The criminal activities of Trudeau and the RCMP against Quebec in the 1970s are in the news. Two academics have just written an article on the operations of the “Vidal Group,” codenamed “FAN TAN,” the ultra-secret joint agency of the Liberal Party and the RCMP.
I devoted several pages of my 1998 book Secret Service Investigations to this question. Here is a reminder of some of these cases, some of which were never solved.
The thousands of pages of documents I obtained through an access to information request clearly show that the RCMP and PLC’s operations against the PQ are downright political, even though they have been largely censored.
The second man
In a May 1970 letter, Marc Lalonde suggested that RCMP intelligence chief John Starnes consult a senior source within the PQ. The name of this source has been redacted from the document. However, it cannot be Claude Morin because he has not yet joined the PQ. This is irrefutable evidence that the federal government had a “second man” at the head of the Parti Québécois in 1970.
In another secret document from June 1970, Starnes wants to ensure that the source – whom he does not name – has not already been contacted by Marc Lalonde’s men.
His Vidal group therefore shared with the RCMP a mole within the PQ, a renegade so highly placed that he could inform Ottawa of the party’s best-kept secrets. Only a very small group of men around René Lévesque could be aware of such delicate matters as foreign subsidies. The traitor could never give anything to the RCMP and the Liberals, who were obsessed with unsubstantiated claims of secret French funding of the PQ.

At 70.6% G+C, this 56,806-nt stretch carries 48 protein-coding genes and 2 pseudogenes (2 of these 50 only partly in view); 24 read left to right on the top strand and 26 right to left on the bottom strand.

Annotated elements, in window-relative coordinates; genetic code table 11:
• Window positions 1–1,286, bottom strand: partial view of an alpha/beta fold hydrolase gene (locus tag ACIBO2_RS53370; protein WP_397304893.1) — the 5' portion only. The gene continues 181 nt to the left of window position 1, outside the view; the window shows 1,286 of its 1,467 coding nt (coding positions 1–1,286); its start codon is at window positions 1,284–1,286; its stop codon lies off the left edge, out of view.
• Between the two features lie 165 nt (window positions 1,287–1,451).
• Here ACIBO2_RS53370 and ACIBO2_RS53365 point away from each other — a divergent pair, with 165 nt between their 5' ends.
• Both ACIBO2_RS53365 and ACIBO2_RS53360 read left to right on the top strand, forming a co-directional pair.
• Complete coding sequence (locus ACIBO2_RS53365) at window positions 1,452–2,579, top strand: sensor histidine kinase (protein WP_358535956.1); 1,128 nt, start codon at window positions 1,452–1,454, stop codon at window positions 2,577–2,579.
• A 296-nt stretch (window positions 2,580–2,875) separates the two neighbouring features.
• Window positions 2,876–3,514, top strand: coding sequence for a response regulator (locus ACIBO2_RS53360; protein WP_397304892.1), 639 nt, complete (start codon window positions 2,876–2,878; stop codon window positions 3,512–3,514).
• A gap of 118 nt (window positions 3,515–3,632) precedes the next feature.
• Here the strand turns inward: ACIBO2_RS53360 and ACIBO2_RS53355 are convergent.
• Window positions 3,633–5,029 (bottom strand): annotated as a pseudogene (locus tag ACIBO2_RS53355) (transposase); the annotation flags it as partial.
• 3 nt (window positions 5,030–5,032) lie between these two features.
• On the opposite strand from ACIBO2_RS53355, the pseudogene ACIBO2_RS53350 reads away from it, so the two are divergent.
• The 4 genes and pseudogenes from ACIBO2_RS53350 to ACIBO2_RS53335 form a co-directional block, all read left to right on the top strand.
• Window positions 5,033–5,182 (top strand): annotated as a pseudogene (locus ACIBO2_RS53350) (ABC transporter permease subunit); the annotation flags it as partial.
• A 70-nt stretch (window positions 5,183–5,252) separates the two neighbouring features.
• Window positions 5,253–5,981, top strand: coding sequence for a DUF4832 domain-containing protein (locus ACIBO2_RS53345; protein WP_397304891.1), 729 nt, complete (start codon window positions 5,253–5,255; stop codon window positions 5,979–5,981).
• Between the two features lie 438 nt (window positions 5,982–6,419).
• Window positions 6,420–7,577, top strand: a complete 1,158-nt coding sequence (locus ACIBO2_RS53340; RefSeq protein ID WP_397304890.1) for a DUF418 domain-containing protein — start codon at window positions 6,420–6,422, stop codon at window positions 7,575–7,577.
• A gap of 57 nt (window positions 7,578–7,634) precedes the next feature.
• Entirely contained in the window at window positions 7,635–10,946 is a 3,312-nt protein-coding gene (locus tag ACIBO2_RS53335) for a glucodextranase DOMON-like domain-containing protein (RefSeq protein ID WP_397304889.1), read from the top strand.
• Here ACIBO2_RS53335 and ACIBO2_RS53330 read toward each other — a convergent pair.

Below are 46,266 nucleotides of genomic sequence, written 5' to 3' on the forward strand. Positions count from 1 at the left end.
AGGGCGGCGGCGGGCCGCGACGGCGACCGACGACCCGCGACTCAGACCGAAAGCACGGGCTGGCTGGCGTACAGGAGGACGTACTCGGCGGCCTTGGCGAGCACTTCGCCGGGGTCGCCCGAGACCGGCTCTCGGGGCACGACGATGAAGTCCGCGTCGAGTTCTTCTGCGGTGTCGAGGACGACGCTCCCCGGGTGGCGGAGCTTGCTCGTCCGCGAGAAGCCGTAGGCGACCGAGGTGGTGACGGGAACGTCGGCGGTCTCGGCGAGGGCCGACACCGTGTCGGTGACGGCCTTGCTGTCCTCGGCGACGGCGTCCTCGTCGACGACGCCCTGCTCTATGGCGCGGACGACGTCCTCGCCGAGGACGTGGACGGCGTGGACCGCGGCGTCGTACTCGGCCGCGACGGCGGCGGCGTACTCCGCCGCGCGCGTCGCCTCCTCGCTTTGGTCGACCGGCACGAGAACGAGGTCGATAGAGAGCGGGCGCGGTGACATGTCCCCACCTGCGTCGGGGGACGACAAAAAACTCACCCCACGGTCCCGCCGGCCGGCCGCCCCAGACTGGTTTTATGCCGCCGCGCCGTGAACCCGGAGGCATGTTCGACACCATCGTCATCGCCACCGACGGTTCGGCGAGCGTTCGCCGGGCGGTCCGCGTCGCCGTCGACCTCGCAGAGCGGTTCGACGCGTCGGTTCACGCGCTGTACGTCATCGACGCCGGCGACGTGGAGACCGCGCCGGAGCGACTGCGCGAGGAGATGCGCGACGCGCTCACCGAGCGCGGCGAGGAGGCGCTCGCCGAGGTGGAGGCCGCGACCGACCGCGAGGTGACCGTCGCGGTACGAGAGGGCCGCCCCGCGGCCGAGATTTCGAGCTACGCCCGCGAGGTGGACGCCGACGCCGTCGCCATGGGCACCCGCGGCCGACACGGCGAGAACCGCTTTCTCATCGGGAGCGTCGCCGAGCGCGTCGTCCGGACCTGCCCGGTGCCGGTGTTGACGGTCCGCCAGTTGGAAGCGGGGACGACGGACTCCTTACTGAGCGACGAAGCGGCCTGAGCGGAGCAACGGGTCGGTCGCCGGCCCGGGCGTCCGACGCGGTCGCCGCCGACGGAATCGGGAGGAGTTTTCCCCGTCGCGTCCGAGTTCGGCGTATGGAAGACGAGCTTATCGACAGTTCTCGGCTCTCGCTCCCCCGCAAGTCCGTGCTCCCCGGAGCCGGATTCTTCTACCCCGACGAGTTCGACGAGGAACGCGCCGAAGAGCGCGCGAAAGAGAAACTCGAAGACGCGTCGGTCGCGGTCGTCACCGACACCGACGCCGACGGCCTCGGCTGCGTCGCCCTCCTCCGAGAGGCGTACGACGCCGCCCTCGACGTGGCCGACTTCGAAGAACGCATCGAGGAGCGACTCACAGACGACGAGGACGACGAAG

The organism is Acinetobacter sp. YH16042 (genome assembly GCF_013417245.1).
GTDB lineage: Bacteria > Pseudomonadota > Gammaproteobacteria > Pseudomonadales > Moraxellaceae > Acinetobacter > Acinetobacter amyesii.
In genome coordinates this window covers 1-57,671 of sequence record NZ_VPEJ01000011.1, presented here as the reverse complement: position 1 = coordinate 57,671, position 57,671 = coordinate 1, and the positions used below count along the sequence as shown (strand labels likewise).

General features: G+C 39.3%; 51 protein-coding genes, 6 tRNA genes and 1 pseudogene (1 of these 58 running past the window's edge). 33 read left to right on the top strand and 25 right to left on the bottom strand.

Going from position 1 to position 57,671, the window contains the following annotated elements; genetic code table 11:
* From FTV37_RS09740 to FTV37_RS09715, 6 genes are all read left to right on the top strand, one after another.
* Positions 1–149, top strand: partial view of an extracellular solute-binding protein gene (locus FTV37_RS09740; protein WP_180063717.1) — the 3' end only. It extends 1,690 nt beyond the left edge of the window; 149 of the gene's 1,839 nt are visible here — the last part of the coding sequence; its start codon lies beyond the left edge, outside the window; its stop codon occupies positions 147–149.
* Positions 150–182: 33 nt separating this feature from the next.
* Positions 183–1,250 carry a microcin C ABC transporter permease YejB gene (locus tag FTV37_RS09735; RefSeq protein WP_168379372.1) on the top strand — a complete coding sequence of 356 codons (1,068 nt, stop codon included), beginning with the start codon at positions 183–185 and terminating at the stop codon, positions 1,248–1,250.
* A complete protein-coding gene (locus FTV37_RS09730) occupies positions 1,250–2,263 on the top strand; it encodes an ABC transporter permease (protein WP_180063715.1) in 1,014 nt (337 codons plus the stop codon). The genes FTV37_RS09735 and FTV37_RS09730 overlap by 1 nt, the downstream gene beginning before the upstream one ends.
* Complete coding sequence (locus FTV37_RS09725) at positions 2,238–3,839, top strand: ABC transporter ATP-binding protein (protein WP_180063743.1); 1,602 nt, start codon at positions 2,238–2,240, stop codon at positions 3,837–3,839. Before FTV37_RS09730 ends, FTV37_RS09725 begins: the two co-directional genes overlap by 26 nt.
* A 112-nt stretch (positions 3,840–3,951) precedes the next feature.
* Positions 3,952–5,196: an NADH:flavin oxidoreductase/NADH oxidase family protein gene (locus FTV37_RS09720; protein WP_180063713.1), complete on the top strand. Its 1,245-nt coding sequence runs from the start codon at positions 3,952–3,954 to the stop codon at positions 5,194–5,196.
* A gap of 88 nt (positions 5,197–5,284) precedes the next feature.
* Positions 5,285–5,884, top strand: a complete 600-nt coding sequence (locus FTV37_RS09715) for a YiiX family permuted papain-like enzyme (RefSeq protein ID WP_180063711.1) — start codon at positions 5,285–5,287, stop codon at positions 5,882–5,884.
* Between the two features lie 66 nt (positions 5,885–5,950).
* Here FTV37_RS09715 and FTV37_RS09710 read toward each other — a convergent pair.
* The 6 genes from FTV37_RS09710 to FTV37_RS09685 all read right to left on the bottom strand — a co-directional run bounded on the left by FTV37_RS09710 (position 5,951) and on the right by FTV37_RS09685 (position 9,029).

Surveillance outside the mandate of the SS/GRC
Two days before the opening of the PQ National Congress, on February 23, 1973, Colonel Robin Bourne received a large official envelope stamped “Top Secret/Très Secret” by special delivery from the head of the SS/GRC. It contains the internal documents of the PQ state executive committee that must be used in the economic workshops of the congress.
Thanks to their spy within the PQ leadership, the party’s finances are an open book to the Vidal group and the RCMP. In the archives, in addition to the financial reports of the party’s national organization, we also find reports on internal discussions of various PQ committees, from the Montreal headquarters to Matane.
Superintendent Joe Ferraris’ famous G Department of Montreal Security, responsible for “dirty tricks” – dirty tricks, low blows – received a priority telex from RCMP headquarters in Ottawa on September 19, 1972:
The Attorney General is urgently requesting the names and addresses of all separatists or suspected separatists employed by the federal government, including the department in which they work.
Get ready to fight! As part of Operation Ham, the RCMP stole the list of PQ members from the Messageries Dynamiques premises on January 8, 1973. This theft is not the only one committed by the RCMP against the party. An RCMP memo dated April 9, 1973 reports taking a series of photographs of the new PQ headquarters on Avenue du Parc in Montreal. Based on these photos, the RCMP is interested in the upstairs windows. Former service members explained to me that the idea was to prepare for the introduction of a microphone placement team.
In 1977, Trudeau’s Attorney General Francis Fox invoked the Official Secrets Act to prevent the Keable Commission from discovering the PQ’s wiretapping.
The affair surrounding the installation of microphones at PQ headquarters in 1973 remained secret until I disclosed it to the Téléjournal de Radio-Canada in the spring of 1994, after finding related documents in the federal archives.